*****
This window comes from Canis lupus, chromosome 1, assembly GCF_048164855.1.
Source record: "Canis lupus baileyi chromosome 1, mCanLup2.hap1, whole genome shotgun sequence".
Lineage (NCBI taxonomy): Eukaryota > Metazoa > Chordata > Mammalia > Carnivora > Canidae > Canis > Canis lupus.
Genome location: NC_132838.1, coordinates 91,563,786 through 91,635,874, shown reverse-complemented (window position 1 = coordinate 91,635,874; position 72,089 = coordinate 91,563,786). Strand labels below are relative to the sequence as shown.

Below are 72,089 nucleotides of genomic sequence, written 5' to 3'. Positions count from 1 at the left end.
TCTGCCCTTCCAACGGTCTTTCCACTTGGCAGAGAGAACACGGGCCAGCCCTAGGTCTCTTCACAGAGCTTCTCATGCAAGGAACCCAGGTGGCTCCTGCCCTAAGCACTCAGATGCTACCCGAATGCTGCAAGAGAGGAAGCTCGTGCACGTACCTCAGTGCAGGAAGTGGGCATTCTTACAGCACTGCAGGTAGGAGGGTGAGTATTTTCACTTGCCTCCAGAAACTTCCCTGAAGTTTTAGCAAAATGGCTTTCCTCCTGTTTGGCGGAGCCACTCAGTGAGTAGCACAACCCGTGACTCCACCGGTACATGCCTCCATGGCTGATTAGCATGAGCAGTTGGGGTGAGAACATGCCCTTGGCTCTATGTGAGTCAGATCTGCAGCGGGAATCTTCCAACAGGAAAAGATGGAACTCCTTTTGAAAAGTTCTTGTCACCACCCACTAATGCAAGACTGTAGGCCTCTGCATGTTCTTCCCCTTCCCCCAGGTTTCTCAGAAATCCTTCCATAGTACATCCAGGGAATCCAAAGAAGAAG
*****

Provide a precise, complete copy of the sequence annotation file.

This window comes from Canis lupus, chromosome 1, assembly GCF_048164855.1.
Source record: "Canis lupus baileyi chromosome 1, mCanLup2.hap1, whole genome shotgun sequence".
Lineage (NCBI taxonomy): Eukaryota > Metazoa > Chordata > Mammalia > Carnivora > Canidae > Canis > Canis lupus.
Genome location: NC_132838.1, coordinates 91,563,786 through 91,635,874, shown reverse-complemented (window position 1 = coordinate 91,635,874; position 72,089 = coordinate 91,563,786). Strand labels below are relative to the sequence as shown.

Below are 72,089 nucleotides of genomic sequence, written 5' to 3'. Positions count from 1 at the left end.
TCTGCCCTTCCAACGGTCTTTCCACTTGGCAGAGAGAACACGGGCCAGCCCTAGGTCTCTTCACAGAGCTTCTCATGCAAGGAACCCAGGTGGCTCCTGCCCTAAGCACTCAGATGCTACCCGAATGCTGCAAGAGAGGAAGCTCGTGCACGTACCTCAGTGCAGGAAGTGGGCATTCTTACAGCACTGCAGGTAGGAGGGTGAGTATTTTCACTTGCCTCCAGAAACTTCCCTGAAGTTTTAGCAAAATGGCTTTCCTCCTGTTTGGCGGAGCCACTCAGTGAGTAGCACAACCCGTGACTCCACCGGTACATGCCTCCATGGCTGATTAGCATGAGCAGTTGGGGTGAGAACATGCCCTTGGCTCTATGTGAGTCAGATCTGCAGCGGGAATCTTCCAACAGGAAAAGATGGAACTCCTTTTGAAAAGTTCTTGTCACCACCCACTAATGCAAGACTGTAGGCCTCTGCATGTTCTTCCCCTTCCCCCAGGTTTCTCAGAAATCCTTCCATAGTACATCCAGGGAATCCAAAGAAGAAG